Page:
OPP released this aerial view of Transport truck tailgating at less than a 10 metre gap. But many others exist.

A London Free Press website article discussed the OPP use of an aircraft to catch tailgating vehicles. A photo was displayed showing a tractor-trailer that was travelling along Highway 401 east of London, Ontario on the afternoon of Sunday, March 24, 2019. The truck was allegedly travelling at less that 10 metres (i.e. about 2 car lengths) behind another truck in the middle lane of the highway. It was noted that the offending trucker was charged with stunt driving. Such a charge caused a seven-day license suspension for the driver and an impoundment of the tractor-trailer. While the action of the tailgating truck driver was dangerous there is more to this issue.

What has not been discussed is how often this action of tailgating occurs on Highway 401. In the vicinity of where the charge was laid Highway 401 has a traffic volume (AADT) of over 70,000 vehicles per day and the numbers of vehicles performing these tailgating actions is so large there would not be enough OPP officers in the whole Province of Ontario to ticket them all. This comment is not made without supporting research.

Recently Gorski Consulting has been conducting traffic observations along Highway 401, including the incidence of tailgating. In a recent news item uploaded to the Gorski Consulting website (“Highway 401 Safety Issues – Gaps Between Vehicles”, December 16, 2018) data was presented from videotaping at four sites between London and Tilbury, Ontario. Part of the research involved documenting the time gap between the rear of a lead vehicle and the front end of a following vehicle as they passed a specific reference point on the Highway. Fifteen minutes of videotape was taken from each of the four sites and numbers of vehicles travelling at gaps of less than 2 seconds we counted. Out of 532 vehicles, 98 such vehicles, or about 18.4 %, were found to be travelling below the noted 2-second gap. If there were 70,000 vehicles passing the 400 metre distance were the observations were made then about 12,880 drivers would be driving at less than the 2-second gap each day. At a speed of 100 km/h a 2-second gap would be about 55 metres or over 10 car lengths. So it is substantially longer that the 2-car-length gap reported in the London Free Press article.

In order to come closer to the gap discussed in the article, the Gorski Consulting data was re-examined to select only those incidents where the gap was less than one second. Only 16 vehicles were found to be tailgating in this fashion, or about 3.0% of the observed vehicles. Never-the-less, this would mean, given a traffic volume of 70,000, that about 2100 such tailgaters would exist in that 400 metre distance, every day. This could be narrowed to at least 88 vehicles every hour. This represents a great many drivers who tailgate but are not nabbed by the OPP.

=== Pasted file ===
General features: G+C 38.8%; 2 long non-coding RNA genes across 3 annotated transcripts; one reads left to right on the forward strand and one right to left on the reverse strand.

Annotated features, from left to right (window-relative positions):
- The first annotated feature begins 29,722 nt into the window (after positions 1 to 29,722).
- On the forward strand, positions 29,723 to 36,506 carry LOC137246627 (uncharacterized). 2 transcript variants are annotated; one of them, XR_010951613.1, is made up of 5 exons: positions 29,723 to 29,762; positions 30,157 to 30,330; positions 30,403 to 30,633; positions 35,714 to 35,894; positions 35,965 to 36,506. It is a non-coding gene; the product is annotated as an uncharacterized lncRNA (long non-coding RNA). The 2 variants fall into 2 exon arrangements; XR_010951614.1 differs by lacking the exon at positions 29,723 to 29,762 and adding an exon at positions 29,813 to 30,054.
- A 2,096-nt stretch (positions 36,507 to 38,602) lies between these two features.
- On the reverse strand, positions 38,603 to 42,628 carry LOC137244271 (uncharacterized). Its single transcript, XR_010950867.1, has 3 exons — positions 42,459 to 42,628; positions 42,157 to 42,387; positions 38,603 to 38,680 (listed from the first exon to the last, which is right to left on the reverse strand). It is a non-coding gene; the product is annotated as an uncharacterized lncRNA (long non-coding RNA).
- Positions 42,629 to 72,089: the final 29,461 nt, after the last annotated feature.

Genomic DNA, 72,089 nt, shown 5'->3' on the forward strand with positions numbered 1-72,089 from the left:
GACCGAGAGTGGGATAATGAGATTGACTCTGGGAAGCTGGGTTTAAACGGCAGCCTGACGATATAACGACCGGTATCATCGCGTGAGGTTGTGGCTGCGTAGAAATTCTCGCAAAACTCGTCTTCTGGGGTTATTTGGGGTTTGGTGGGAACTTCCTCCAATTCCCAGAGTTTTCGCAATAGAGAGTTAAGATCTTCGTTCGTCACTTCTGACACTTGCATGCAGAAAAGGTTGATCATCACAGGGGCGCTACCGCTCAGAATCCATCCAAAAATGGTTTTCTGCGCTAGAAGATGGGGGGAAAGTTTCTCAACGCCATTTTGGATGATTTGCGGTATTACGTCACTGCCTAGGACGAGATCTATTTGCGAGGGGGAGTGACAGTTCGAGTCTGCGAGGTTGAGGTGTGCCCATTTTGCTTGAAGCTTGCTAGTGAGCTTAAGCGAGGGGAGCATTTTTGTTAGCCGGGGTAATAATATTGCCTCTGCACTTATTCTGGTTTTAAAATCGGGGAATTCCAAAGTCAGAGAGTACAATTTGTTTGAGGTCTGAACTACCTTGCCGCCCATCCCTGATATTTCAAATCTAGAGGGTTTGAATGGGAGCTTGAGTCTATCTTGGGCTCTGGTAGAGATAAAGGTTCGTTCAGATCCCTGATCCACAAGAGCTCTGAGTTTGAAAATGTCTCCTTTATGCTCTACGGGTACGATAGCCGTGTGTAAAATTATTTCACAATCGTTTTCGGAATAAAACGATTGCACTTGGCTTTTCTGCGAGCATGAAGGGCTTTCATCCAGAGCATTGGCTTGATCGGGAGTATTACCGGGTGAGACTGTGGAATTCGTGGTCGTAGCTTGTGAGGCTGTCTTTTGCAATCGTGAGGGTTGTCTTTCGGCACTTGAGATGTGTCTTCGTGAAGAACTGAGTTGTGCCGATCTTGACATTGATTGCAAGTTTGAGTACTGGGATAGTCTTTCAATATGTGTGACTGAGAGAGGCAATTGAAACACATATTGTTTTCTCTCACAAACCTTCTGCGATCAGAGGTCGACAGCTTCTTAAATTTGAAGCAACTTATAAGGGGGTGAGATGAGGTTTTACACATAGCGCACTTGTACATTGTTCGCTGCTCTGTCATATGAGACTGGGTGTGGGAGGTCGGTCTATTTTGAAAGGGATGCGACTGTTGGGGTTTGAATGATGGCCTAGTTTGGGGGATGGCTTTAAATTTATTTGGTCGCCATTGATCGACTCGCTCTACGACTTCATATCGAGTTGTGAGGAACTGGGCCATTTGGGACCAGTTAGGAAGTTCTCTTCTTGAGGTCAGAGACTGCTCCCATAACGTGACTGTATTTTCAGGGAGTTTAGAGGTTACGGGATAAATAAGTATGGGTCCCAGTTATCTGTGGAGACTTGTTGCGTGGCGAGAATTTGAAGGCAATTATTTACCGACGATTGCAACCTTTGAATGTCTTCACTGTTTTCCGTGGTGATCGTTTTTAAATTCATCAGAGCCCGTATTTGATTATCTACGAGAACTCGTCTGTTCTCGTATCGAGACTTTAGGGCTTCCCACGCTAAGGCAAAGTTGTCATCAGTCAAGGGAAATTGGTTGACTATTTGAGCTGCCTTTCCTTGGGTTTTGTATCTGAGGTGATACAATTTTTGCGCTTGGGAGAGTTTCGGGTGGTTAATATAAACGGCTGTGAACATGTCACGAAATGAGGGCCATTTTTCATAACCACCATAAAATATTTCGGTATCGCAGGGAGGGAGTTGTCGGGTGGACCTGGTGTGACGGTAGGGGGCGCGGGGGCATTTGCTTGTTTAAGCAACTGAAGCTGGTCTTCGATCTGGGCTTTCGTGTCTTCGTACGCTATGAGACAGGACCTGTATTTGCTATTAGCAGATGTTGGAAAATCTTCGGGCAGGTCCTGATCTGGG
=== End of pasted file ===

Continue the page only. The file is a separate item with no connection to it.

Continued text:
This reality is not convenient because in order to reduce these numbers police would have to employ vast numbers of cruisers stopped along the highway to catch a reasonable number of offenders. Yet it is known that conducting traffic stops along the busy Highway 401 is dangerous to police, and also to other road users if a chaotic event is created. Aerial patrols can only catch a limited number of offenders and there is still the issue that these offenders must be pulled over.

In this example from videotaping of westbound traffic on Highway 401 near Elgin Road, a transport truck is tailgating another truck in the right lane while a third truck is in the process of entering the lane from an on-ramp. The tailgating driver cannot see the truck entering the right until the truck in front changes lanes, as shown in the photo below.

Fortunately, this instance the tailgating truck was able to see the truck entering the right lane in time and a collision was avoided. However these are the kinds of complications that occur when visibility ahead in reduced by tailgating.

A solution is not easy or simple. However in order to consider some solutions, the Ontario Ministry of Transportation, police and  the public first need to recognize and acknowledge the extent of the problem. Publicizing that a single driver was nabbed and faces dire repercussions will not solve the problem when so many other offenders escape those repercussions. When many drivers travelling along Highway 401 are from out of the Province and many are from U.S. states, it is of minimal benefit to publish an article in a local news outlet about the fate of one driver as those out-of-town drivers will likely not even hear/read of the charges.

Yet the consequences of tailgating are major. Tailgating reduces the line of sight of drivers who cannot react to events that they cannot see. This may be one of the reasons why so many multi-vehicle, rear-end collisions occur, often with fatal results. Our society needs to spend more time discussing this difficult problem with a provision of cold hard facts.